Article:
“You can’t handle the truth!”
Many companies emulate Col. Nathan R. Jessup when it comes to sharing financial information with employees. There might be generalized claims of doing well (or poorly) but not a lot of detail. Things are different at Goodway Group, a global digital media and marketing services firm with an emphasis on financial transparency that has contributed mightily to its employee loyalty, award-winning culture, and bottom line.
Founded in 1929, Goodway started as a printing company that expanded its marketing services over time into channels such as direct mail, newspaper inserts, and the like. Things changed in 2006, when a Goodway client who was interested in digital marketing, something still in its infancy at the time, joined the company.
“We experimented in it with our existing client base, and it worked so well that Goodway’s last printing job came off the presses in 2011. We’re exclusively digital now,” says Mark Meade, Goodway’s chief financial officer.
Meade has seen other changes since joining the company in 2008. Employment has exploded from just 35 people then to nearly 550 today. And that’s been driven by two major engines.
“When I came to Goodway, about 90 percent of our business was in the automotive industry; in 2009, that automotive market wasn’t doing so well,” he says. “We concentrated on bringing our strengths to additional clients across other growing industries, such as retail, healthcare, B2B, and more.
“We’ve also been a 100 percent remote work company since 2010,” Meade continues. “And that lets us tap into significant talent, no matter where they’re located. If anyone moves, they can still work for us.”
Every employee is treated like a meaningful stakeholder in the company, and that sense of belonging translates to better business. “It’s a sort of infinity loop,” Meade explains. “Our staff strives to solve business problems for clients, not simply take their orders. And they tend to treat the clients’ advertising budgets as their own, making sure funds are spent wisely. Their active stance drives more business through the door.”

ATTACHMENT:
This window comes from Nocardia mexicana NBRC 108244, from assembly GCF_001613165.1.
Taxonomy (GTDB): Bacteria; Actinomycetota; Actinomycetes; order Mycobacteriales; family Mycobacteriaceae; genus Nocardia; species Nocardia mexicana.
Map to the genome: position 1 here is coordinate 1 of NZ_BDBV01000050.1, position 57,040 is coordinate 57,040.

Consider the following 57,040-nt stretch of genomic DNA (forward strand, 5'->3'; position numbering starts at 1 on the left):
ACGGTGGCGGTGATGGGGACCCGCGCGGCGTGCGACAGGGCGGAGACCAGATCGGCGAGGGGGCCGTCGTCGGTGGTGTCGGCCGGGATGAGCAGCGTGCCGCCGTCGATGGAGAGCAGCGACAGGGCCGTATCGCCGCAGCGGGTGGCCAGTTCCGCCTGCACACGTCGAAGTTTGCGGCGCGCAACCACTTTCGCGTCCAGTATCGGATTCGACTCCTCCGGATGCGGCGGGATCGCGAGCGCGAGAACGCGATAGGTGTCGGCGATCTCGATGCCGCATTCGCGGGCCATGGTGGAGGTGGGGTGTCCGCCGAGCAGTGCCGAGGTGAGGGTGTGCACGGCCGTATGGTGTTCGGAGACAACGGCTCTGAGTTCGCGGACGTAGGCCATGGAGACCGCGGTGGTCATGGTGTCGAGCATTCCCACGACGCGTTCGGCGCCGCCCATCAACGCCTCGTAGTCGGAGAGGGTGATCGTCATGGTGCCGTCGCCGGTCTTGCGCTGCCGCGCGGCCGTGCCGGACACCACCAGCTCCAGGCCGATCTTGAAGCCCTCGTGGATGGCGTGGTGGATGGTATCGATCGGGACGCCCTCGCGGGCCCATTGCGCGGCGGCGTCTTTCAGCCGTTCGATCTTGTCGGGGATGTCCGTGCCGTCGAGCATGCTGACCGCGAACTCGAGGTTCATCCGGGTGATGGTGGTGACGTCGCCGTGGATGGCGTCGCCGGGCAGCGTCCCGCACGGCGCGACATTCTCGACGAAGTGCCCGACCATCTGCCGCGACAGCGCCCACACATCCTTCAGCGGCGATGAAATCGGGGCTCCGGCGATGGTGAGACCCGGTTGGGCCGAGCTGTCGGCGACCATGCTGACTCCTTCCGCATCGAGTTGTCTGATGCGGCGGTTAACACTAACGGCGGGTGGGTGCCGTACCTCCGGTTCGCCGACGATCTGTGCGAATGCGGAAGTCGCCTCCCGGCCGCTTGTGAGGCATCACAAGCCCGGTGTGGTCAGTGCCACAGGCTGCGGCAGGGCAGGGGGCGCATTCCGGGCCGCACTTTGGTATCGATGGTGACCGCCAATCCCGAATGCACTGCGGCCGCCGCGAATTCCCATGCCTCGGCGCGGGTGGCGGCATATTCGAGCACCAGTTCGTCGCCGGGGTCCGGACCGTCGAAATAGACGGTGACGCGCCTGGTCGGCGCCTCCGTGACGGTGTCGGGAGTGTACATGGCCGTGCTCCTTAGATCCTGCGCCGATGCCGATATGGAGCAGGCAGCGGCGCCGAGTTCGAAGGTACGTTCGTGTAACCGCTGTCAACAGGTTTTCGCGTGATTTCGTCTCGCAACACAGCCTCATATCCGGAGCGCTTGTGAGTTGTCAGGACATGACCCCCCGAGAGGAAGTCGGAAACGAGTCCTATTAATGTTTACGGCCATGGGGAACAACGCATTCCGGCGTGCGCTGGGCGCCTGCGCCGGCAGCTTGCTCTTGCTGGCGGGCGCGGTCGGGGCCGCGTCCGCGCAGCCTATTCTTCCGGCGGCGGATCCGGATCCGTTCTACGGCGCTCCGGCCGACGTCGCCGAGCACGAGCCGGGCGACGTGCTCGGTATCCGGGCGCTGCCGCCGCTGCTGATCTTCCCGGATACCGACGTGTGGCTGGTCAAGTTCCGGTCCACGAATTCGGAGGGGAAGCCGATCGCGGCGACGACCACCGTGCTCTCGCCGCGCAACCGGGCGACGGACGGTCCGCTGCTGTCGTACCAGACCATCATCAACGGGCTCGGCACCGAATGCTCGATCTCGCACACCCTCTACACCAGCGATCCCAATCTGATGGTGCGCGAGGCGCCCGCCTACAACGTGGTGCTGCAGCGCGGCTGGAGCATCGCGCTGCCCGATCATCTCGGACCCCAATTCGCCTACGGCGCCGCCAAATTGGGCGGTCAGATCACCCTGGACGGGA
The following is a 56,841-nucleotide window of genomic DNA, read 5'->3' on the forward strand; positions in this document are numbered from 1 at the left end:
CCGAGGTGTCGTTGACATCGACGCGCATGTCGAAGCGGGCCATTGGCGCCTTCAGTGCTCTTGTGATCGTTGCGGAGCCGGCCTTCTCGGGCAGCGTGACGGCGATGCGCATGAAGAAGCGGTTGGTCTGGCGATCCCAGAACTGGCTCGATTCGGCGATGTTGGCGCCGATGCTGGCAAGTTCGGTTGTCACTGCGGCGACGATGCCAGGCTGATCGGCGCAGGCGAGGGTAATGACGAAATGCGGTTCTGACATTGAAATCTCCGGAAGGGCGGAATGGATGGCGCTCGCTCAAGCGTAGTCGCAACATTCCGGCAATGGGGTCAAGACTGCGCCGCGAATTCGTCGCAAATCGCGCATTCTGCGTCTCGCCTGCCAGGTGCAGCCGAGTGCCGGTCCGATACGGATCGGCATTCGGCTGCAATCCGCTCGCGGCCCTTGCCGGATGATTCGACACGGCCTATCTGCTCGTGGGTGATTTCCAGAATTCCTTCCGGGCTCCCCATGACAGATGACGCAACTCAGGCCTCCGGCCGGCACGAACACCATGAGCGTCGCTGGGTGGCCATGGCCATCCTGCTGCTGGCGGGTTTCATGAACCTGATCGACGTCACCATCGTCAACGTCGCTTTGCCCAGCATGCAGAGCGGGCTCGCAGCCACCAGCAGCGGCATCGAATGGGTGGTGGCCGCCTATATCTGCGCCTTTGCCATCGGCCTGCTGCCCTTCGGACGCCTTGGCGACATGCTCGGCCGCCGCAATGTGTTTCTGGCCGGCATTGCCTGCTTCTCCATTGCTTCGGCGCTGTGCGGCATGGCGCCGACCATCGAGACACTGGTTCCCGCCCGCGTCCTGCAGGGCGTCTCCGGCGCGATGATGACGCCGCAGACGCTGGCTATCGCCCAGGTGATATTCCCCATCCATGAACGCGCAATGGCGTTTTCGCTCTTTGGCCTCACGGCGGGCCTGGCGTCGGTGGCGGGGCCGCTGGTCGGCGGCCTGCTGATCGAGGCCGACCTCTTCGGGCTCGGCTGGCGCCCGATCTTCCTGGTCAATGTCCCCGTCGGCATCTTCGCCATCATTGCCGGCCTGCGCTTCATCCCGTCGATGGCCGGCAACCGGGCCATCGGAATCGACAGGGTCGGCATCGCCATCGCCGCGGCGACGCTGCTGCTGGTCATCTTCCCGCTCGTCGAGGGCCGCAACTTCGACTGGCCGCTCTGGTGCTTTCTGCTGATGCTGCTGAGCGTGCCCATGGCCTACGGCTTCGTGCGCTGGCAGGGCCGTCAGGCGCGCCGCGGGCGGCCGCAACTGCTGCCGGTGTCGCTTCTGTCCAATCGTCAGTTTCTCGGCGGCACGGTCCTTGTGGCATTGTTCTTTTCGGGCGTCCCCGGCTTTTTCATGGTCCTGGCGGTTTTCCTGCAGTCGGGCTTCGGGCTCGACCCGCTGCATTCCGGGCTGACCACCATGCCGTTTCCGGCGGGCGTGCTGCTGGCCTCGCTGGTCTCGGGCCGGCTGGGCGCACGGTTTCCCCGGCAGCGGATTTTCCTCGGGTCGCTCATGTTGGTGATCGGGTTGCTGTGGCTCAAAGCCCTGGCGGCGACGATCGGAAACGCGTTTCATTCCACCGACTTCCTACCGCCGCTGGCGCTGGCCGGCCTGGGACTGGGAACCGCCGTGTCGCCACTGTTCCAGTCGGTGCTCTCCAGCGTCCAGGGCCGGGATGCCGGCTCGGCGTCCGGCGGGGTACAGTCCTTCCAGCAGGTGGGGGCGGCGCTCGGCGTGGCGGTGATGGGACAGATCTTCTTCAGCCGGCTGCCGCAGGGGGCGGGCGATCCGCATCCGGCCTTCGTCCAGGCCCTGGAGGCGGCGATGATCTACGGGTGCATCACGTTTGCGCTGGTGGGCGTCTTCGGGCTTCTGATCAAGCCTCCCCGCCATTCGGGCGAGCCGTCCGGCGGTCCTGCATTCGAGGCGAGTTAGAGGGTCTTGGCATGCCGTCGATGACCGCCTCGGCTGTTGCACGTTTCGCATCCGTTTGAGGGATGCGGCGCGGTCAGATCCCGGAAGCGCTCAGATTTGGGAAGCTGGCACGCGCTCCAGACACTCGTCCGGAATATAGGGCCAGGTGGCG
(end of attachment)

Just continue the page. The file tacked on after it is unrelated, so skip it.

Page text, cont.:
But one of Goodway’s most distinguishing characteristics is its level of financial transparency. In good times and bad, the company pulls no punches.
“We laid the groundwork in 2018,” Meade says, “with a year of webinars and other training for our employees so they could understand financial reports and other documents. In 2019, we took it live.
“Every month, we present a ten-minute video, including a PowerPoint presentation that walks everyone through our financial standings; the clients’ contributions to our revenues; a review of our billings; and how we are tracking for the year,” Meade continues. “And the response has been terrific. Everyone knows what is happening, and staffers are eager to show how they’ve contributed to our success. As with anything else, you have to remain authentic. We’ve taken a serious topic and infused fun by having a blooper reel at the end. It seems to drive more organic engagement.”
The approach paid off handsomely during the COVID-19 pandemic. Goodway’s revenues plummeted in April 2020 when many clients were forced to significantly pull back on spending. In May, the company gambled that its financial openness could pay off.